This is not a tax against persons or property but a tax on the privilege of engaging in a particular occupation or business, although it is computed upon the sales price of the commodity or upon the price charged for the service rendered.[5] Any person who rents living quarters for a period of longer than 6 months is exempt from the tax.[6]

Subsection (6) of the statute specifically provides that:

“It is the legislative intent that every person is engaging in a taxable privilege who leases or rents parking or storage spaces for motor vehicles in parking lots or garages, who leases or rents docking or storage spaces for boats in boat docks or marinas, or who leases or rents tie-down or storage space for aircraft at airports. For the exercise of this privilege, a tax is hereby levied at the rate of 6 percent on the total rental charged.” (e.s.)

Thus, it is clear that the Legislature considered the rental of docking or storage spaces for boats in boat docks or marinas to be a taxable privilege under section 212.03, Florida Statutes.

In 1975 this office was asked whether this statute applied to dockage charges imposed by the Port of Palm Beach District. The opinion considered the nature of the district, whether the term “boat” was limited or expansive and, finally, whether the term “boat docks and marinas” included only facilities used for pleasure boats. The opinion stated that “the phrase boat docks or marinas is . . . meant to include all facilities that might be used for leasing or renting docking or storage spaces for boats.”[7] Thus, “[t]he inescapable conclusion is that the legislative intent was to impose sales tax on the taxable privilege of leasing or renting docking or storage spaces for boats (this term being synonymous with vessel) in either boat docks or marinas (the latter being commonly associated with pleasure boats; the former being commonly associated with the facilities provided by port authorities).” The opinion concluded that the sales tax imposed by section 212.03(6), Florida Statutes, applied to dockage charges imposed by the district. The text of section 212.03(6), Florida Statutes (2001), and the statute as it existed in 1975 are identical with regard to the taxability of docking or storage spaces for boats.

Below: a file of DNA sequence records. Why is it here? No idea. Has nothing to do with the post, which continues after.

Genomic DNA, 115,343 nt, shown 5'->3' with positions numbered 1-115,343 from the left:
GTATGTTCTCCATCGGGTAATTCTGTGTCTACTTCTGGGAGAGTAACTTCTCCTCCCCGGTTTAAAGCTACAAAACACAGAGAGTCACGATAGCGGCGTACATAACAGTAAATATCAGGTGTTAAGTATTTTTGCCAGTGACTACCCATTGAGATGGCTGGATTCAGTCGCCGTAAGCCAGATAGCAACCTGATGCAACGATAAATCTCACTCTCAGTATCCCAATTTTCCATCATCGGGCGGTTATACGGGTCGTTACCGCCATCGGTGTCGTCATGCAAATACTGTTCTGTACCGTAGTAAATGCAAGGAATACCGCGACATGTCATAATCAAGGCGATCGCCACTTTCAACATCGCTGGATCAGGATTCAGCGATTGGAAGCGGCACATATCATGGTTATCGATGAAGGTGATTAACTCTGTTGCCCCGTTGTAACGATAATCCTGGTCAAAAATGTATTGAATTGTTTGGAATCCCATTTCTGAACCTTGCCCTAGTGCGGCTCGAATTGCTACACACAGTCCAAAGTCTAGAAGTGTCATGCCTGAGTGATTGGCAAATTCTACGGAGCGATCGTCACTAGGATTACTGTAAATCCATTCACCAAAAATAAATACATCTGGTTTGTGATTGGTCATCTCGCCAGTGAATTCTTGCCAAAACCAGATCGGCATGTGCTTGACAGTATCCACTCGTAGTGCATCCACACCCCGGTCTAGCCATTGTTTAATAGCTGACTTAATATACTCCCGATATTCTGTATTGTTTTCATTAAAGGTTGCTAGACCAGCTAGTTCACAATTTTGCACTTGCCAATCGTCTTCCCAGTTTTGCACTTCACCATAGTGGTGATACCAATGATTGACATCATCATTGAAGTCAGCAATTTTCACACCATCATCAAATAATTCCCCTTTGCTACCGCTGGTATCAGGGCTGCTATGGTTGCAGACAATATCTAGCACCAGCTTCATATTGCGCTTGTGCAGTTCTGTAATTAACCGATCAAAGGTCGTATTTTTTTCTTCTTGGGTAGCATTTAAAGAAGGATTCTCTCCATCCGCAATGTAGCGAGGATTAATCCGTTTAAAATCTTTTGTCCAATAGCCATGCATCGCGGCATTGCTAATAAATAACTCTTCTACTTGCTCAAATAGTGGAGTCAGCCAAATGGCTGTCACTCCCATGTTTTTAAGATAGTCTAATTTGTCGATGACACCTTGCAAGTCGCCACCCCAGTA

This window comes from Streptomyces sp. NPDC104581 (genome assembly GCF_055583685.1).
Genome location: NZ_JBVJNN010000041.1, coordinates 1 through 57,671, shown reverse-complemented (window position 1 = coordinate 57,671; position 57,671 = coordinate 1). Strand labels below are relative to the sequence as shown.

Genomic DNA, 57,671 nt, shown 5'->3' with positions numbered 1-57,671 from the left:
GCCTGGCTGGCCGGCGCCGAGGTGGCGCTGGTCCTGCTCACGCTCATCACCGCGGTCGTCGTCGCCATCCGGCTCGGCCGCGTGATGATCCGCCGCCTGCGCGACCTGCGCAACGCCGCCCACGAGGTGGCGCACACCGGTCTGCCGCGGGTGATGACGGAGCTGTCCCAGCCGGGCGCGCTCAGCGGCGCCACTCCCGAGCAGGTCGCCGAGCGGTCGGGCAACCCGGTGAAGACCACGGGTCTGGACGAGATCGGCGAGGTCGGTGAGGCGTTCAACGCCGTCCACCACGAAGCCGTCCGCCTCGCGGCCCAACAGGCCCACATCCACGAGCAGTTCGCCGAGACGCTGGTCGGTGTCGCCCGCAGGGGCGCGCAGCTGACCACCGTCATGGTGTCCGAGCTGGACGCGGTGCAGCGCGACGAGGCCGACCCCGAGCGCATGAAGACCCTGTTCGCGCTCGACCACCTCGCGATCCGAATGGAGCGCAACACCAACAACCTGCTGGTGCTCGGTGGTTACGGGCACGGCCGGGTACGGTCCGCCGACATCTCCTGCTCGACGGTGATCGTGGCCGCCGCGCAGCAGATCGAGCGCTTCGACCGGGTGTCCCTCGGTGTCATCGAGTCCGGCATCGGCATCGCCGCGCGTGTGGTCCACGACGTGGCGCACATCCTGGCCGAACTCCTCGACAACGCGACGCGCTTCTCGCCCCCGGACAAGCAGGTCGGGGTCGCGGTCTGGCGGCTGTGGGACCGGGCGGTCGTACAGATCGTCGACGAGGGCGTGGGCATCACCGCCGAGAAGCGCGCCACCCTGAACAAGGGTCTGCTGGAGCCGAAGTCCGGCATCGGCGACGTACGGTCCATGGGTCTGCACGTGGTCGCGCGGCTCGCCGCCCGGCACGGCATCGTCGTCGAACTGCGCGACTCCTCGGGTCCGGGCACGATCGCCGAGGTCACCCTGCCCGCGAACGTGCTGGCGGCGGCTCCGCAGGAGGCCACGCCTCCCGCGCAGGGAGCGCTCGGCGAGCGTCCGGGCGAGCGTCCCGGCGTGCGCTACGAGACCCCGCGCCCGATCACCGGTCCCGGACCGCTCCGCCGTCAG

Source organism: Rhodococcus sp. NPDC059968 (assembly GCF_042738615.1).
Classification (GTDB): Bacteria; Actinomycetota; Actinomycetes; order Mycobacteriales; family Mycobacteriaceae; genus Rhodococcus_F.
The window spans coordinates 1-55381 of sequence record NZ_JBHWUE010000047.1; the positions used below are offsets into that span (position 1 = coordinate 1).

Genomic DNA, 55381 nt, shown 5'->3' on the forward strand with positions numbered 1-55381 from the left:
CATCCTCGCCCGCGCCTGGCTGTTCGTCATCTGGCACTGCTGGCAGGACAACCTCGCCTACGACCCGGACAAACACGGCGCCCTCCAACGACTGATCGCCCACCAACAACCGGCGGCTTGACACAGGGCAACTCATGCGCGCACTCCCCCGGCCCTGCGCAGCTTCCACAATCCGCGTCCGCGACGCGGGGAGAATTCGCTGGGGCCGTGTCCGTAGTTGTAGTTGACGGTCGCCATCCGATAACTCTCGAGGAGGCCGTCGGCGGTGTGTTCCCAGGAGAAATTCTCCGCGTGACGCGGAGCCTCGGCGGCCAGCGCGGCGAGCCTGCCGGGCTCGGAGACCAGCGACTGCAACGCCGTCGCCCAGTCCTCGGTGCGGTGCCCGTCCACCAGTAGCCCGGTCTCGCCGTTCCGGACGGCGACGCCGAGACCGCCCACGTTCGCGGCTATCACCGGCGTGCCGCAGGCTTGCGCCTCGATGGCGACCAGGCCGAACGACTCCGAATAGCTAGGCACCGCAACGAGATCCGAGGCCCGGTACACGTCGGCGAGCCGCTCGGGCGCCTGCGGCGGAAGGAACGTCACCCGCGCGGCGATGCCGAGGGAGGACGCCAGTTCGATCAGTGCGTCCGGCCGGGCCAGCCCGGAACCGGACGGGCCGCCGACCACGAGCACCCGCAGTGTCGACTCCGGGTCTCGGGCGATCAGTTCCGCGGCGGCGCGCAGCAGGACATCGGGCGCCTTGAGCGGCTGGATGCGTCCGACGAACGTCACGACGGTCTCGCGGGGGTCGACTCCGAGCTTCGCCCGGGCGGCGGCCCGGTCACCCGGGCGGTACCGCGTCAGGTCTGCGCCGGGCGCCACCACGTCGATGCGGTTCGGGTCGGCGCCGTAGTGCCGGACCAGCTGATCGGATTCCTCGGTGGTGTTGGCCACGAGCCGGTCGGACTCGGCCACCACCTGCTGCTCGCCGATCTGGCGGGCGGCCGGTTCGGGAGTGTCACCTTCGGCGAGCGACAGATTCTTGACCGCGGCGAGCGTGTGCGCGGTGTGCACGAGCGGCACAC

Thus, it is my opinion that a boat slip rental at a marina that satisfies the criteria established under section 212.03, Florida Statutes, would be taxable under the provisions of that section as a transient rental.[8]

Section 212.0305, Florida Statutes

Section 212.0305, Florida Statutes, is entitled the “Convention Development Tax Act.”[9] As specifically stated by the Legislature, “[o]ne of the principal purposes of the convention development tax is to promote tourism and the use of hotel facilities by facilitating the improvement and construction of convention centers.”[10] Authorization for the levy of a convention development tax is provided for: 1) a consolidated government; 2) a charter county; 3) a special district; 4) a special levy by certain counties; and 5) a subcounty unit.[11]

The convention development tax on transient rentals imposed by a county governing body applies to

“the amount of any payment made by any person to rent, lease, or use for a period of 6 months or less any living quarters or accommodations in a hotel, apartment hotel, motel, resort motel, apartment, apartment motel, roominghouse, tourist or trailer camp, mobile home park, recreational vehicle park, or condominium.”[12]